The latest strike against Uber and Lyft comes from the Union of Concerned Scientists, an advocacy group that published a report in late February showing ride-hailing trips release 69 percent more climate-warming emissions than the walking, biking, transit and other car trips they displace. The findings support California’s own analysis, which concluded ride-hailing increases carbon dioxide pollution by 50 percent for every mile a passenger travels, compared to when they drive themselves.

The state took action in 2018, passing a first-of-its-kind law to curb that carbon pollution. It tasked the California Air Resources Board with setting targets to increase electric-vehicle miles within ride-hailing companies and to cut carbon dioxide for every mile a ride-hailing passenger travels. The California Public Utilities Commission must then enforce those rules when they take effect, which is slated for 2023.

California’s cars, trucks, planes and trains produce about 40 percent of the state’s greenhouse gas emissions. Ride-hailing makes up a small fraction of that, accounting for 1.2 percent of the miles Californians travel by car. Still, the issue illustrates a much bigger challenge, said Daniel Sperling, director of the Institute of Transportation Studies at UC Davis and a member of California’s air board.

“In some cases, we’re picking on them, with laws and rules like this. But on the other hand, it’s kind of a first step towards doing good, sustainable transportation policy,” Sperling told CalMatters. “They’re the guinea pigs.”


Why Is California Regulating Ride-Hailing?

Ride-hailing vehicles don’t pollute more than the rest of the cars in the state, but the distance they travel between rides makes them a problem, according to the Union of Concerned Scientists and the air board.

In fact, the ride-hailing fleet is more fuel-efficient on average, since it tends to consist of newer cars, more hybrids and more passenger cars rather than light trucks, according to a December report from the Air Resources Board.

While travelers driving themselves tend to go directly to a location, those working for ride-hailing companies drive extra miles between ride requests, or on the way to pick up a passenger. Those extra miles—when the driver is alone in the car—are called “deadhead miles,” and they make up almost 40 percent of the distance driven by ride-hailing vehicles.

For some drivers, that number is even greater.

“I’m a part-time driver, and I only drive during high demand times, like Friday night, right? And still, I would say that I have about a 50 or 60 percent occupancy rate,” said Nicole Moore, a Lyft driver and organizer with Rideshare Drivers United. “On a Friday night in the middle of Hollywood, I’ll have an empty car for like half an hour. Then I’ll get a 10-minute ride, and that’s it.”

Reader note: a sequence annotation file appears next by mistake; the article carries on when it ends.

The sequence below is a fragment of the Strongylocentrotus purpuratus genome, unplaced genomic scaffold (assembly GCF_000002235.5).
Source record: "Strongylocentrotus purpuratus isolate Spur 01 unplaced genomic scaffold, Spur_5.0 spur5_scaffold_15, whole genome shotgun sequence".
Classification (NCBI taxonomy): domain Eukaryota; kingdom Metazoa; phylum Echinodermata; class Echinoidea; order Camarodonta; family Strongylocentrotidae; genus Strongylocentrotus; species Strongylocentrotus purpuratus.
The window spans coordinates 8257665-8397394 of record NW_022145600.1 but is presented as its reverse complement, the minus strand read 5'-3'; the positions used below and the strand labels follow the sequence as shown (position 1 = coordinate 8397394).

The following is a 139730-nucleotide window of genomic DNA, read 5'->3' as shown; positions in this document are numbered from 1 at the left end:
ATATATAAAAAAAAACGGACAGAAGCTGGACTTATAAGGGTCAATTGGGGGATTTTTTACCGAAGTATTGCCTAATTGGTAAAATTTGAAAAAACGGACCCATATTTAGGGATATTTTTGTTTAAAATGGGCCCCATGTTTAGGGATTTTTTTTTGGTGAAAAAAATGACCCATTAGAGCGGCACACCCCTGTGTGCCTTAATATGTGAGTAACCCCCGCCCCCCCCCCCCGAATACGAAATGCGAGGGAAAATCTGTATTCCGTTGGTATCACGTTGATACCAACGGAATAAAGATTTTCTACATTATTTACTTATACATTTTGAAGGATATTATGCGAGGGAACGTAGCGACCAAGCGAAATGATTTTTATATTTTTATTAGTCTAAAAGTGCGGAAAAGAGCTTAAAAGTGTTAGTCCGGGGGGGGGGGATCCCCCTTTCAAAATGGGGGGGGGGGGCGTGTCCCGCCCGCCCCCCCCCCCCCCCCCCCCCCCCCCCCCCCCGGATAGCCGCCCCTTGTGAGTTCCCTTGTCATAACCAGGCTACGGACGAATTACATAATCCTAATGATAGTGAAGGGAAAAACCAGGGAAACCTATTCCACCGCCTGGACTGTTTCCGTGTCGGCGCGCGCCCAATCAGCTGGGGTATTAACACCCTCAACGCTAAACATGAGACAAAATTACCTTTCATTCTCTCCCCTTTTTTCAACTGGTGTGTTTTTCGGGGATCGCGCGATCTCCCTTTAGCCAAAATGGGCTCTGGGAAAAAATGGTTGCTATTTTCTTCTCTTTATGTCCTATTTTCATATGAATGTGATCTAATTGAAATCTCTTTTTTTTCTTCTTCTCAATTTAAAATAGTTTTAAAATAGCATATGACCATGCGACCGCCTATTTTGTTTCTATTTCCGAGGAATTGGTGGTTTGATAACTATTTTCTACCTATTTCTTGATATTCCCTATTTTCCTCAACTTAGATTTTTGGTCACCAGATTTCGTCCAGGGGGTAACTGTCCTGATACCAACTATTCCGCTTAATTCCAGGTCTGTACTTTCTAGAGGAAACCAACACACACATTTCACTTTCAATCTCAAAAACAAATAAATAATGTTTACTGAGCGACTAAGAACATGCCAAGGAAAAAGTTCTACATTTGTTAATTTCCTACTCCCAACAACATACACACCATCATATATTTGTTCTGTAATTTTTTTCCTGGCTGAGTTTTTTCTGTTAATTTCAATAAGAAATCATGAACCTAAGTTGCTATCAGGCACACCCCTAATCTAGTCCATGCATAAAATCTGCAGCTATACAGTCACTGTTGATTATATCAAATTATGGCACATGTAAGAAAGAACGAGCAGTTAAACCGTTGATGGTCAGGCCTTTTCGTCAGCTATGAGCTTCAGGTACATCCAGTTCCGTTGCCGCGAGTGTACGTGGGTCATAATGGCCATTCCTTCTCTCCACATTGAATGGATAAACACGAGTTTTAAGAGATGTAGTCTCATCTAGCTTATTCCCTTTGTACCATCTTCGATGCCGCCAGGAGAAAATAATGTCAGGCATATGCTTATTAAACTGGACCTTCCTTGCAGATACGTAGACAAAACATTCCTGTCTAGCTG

Though ride-hailing makes up a small fraction of all California car miles, its impact is visible. Ride-hailing alone is responsible for about half of San Francisco’s rise in traffic congestion from 2010 to 2016, according to the San Francisco County Transportation Authority. And it’s growing—while rides with taxis, ride-hailing and car-sharing make up less than 5 percent of vehicle miles traveled globally today, that number could be 19 percent by 2040, a report from Bloomberg New Energy Finance projected.

“We know that that sector is growing,” said Joshua Cunningham, branch chief of advanced clean cars at the Air Resources Board. “Putting in a regulation to start controlling those emissions is really important.”


Setting Statewide Goals

That’s where the law requiring the air board to set carbon dioxide and electrification standards for ride-hailing fleets comes in. Authored by Democratic state Sen. Nancy Skinner of Berkeley, it also tasks the California Public Utilities Commission with enforcing the rules and requires the ride-hailing companies to figure out how to meet them.

“We’re serious about our environmental impact,” Uber representative Austin Heyworth said at a recent air board meeting, where he expressed Uber’s support for the law and the air board’s efforts. Lyft, in a statement, said it is “striving to make every ride 100 percent electric over time.”

Others, however, are pushing a more ambitious strategy: electrify within the decade.

Environmental groups including the Union of Concerned Scientists and Sierra Club California urged the board at a January 23 meeting to evaluate what it would take to fully electrify ride-hailing fleets by 2030. The board directed staff to look into it.

Achieving zero-emission fleets, however, could be complicated in the gig economy. Because drivers typically own the vehicles they use, “fleet costsfall directly on the driver—gas, electricity, maintenance, everything and the cost of the vehicle,” said part-time Lyft driver Moore. Ride-hailing companies will have to curb emissions from cars they don’t even own.

It’s not the first time California’s heard this full-electrification idea. An early version of the 2018 bill included a requirement that ride-hailing companies shift to all zero-emission vehicles by 2030. Uber and Lyftlobbied successfully to remove it, citing concerns that low-income drivers would not be able to afford an electric vehicle, according to Streetsblog California.